Labour leader Andrew Little has finally found the cure for all that ails us in relation to the rights of New Zealanders in Australia.

It is a problem that has vexed successive governments since John Howard clamped down on social security entitlements and citizenship rights of New Zealanders in 2001.

Little's solution does not involve any witch craft- no toe of newt or hair of shrew.

All that is apparently involved are a couple of beers and a sun-baked balcony (or air conditioned room) at Kirribilli House - the Australian Prime Minister's Sydney residence.

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Little offered this in response to news Australia was making permanent residents wait for four years to apply for citizenship - up from one year now.

That came just a year after Australia Prime Minister Malcolm Turnbull announced a special path to citizenship for about 100,000 of the 305,000 New Zealander who moved to Australia between 2001 and 2016 who earned more than $57,000 a year.

Little described this as a watering down of Turnbull's promise to his mate John Key.

"I'm pretty sure if Bill Shorten and I had a beer at Kirribilli House we'd get it sorted out pretty smartly," he said on Breakfast.

There are two pre-conditions to this solution. First, Little has to win this year's election. Then Shorten has to win the Australian election in 2018/19.

There is some irony here, for one of the mechanisms by which Little hopes to achieve the former is by campaigning on a promise of drastic cuts in immigration.

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It is a bit rich when you are cutting your own immigration levels to expect your neighbour to give you an exemption to their cuts.

Meanwhile Australia Labor MPs have called Turnbull out for dog whistling and xenophobia for his proposals aimed at cutting immigration.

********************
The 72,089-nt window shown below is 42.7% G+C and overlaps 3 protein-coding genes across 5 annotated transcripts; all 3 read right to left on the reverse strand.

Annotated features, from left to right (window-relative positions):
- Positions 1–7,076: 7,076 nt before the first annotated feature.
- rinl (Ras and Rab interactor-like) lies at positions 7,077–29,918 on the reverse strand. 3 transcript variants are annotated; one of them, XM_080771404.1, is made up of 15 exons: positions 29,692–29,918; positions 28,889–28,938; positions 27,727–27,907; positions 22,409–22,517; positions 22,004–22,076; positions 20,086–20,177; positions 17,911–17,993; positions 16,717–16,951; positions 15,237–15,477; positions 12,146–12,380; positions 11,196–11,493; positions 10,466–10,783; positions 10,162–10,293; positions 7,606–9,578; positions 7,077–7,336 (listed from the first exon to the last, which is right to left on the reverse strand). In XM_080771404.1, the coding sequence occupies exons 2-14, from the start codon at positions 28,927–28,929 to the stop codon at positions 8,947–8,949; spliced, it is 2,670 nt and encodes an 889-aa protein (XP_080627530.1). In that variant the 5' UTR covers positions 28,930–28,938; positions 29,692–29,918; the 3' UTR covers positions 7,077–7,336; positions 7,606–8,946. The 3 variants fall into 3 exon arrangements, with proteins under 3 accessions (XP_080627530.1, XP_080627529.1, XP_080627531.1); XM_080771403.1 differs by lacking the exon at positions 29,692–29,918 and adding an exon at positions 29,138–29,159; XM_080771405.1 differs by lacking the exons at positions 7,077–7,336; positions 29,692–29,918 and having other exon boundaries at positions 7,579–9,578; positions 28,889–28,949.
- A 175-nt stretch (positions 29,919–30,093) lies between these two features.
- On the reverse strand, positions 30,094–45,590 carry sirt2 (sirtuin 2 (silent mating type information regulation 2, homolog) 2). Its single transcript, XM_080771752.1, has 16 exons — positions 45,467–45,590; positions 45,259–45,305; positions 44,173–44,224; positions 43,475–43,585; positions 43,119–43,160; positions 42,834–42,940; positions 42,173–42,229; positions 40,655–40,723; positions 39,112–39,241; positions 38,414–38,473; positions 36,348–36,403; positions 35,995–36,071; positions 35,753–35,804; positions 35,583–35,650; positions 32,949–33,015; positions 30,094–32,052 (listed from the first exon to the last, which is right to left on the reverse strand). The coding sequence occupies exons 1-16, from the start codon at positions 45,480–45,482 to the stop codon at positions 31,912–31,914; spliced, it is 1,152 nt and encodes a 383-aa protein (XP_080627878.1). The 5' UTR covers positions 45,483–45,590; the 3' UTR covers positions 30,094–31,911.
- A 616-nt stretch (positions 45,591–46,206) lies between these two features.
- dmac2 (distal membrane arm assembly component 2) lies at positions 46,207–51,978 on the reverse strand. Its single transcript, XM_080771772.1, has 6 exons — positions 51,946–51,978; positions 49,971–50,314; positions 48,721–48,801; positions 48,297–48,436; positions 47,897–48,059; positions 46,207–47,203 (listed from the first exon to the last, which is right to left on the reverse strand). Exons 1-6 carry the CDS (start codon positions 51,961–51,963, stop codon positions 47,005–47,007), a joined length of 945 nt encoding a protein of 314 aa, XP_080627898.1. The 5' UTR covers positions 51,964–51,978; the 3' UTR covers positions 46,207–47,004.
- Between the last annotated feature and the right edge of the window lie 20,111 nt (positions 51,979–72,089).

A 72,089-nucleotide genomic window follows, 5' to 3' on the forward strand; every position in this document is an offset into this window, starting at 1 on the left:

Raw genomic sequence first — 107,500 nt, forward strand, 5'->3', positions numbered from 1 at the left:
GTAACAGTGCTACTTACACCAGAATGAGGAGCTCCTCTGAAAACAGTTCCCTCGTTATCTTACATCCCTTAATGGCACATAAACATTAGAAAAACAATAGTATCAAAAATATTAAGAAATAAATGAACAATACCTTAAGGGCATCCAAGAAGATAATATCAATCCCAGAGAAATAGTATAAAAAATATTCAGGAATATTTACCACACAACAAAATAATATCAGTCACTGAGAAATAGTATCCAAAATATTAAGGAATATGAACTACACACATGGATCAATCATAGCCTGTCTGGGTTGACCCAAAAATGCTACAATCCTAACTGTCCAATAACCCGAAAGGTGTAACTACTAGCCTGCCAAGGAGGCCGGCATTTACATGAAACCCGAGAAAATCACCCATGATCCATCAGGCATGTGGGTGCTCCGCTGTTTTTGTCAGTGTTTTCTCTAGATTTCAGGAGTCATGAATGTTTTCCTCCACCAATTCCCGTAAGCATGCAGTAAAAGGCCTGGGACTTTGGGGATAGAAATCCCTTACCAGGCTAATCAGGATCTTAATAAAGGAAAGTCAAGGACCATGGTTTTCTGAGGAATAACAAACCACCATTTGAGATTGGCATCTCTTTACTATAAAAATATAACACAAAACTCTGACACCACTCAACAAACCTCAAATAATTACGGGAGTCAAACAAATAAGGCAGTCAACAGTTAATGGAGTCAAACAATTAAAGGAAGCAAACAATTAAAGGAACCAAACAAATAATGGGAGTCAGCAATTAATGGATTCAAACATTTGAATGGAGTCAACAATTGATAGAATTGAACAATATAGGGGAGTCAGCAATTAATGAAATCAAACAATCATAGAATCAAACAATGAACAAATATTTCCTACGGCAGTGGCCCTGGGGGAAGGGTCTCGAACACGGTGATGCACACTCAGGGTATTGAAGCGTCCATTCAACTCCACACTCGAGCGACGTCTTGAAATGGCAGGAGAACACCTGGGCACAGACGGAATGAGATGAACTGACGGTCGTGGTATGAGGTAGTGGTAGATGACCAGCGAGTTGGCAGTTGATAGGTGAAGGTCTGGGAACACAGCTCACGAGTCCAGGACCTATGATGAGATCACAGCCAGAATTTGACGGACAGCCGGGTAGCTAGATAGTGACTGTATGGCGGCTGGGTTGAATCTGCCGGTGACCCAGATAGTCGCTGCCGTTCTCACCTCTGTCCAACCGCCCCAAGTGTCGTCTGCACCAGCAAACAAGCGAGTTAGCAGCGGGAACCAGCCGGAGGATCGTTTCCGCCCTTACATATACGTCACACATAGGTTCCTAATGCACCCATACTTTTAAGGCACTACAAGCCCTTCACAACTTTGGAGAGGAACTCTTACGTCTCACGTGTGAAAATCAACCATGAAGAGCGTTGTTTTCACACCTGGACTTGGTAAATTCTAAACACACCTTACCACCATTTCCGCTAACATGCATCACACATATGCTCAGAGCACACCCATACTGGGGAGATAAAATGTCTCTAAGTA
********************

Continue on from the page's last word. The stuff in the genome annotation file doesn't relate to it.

Everybody loves a trier, but Little could be disappointed in his expectations of what a future Australian Labor Government might deliver.

It was former Liberal PM John Howard who took away social security rights for New Zealanders in 2001 - as well as an easy path to citizenship. Since then, Key managed to eke more out of the Turnbull government than either he or Helen Clark did out of Australian Labor Party governments led by Kevin Rudd and Julia Gillard.

Nor could Little have taken much encouragement out of Shorten's initial reaction to Turnbull's proposal. The only aspect of Turnbull's reforms that Shorten has so far voiced any support for was the longer period to wait for citizenship - the very same aspect that concerns New Zealanders.

Little's immigration policy is closer to Turnbull's than Shorten's.

By way of achieving his goal, Turnbull has proposed cutting one of the visa categories altogether to free up more jobs for Australians, making people take stricter language and "values" testing and imposing a four-year wait for permanent residents to get citizenship rather than a one year wait. His driving force is "Australian values" - although he is yet to decide what questions will elicit whether hopeful citizens hold sufficient Australian values to pass muster.

Little is yet to set out the specifics of what he will do to achieve his goal of cutting net migration from its record highs of 72,000. He has not said how much he wants to cut.

We know that 72,000 is too high, and Little has been heard to hanker for the good old days when it was around 25,000 - but denied that means he wants to cut it by 50,000. He has settled on saying "tens of thousands".

Little is hoping to get the cuts he needs while keeping intact New Zealand's humanitarian settings - a quota for the Pacific, a lift in the refugee quota and the family reunification policy. Presumably he does not want the international students sector to be too hard hit either.

Little has pitched his plan as one to better align migrants with the skills New Zealand needs rather than taking any old Tom, Dick and Harry.

And it could well be the Toms, Dicks and Harrys who are affected.

Ask any local MP and they will tell you the issue British migrants most often raise with them is immigration - of others.

Despite the tendency of some politicians (hello Winston! and occasionally Little himself) to focus on groups such as Indian chefs and Chinese instead, the British have long been one of the biggest groups to come to New Zealand to work and settle long term.

Oh. And Australians.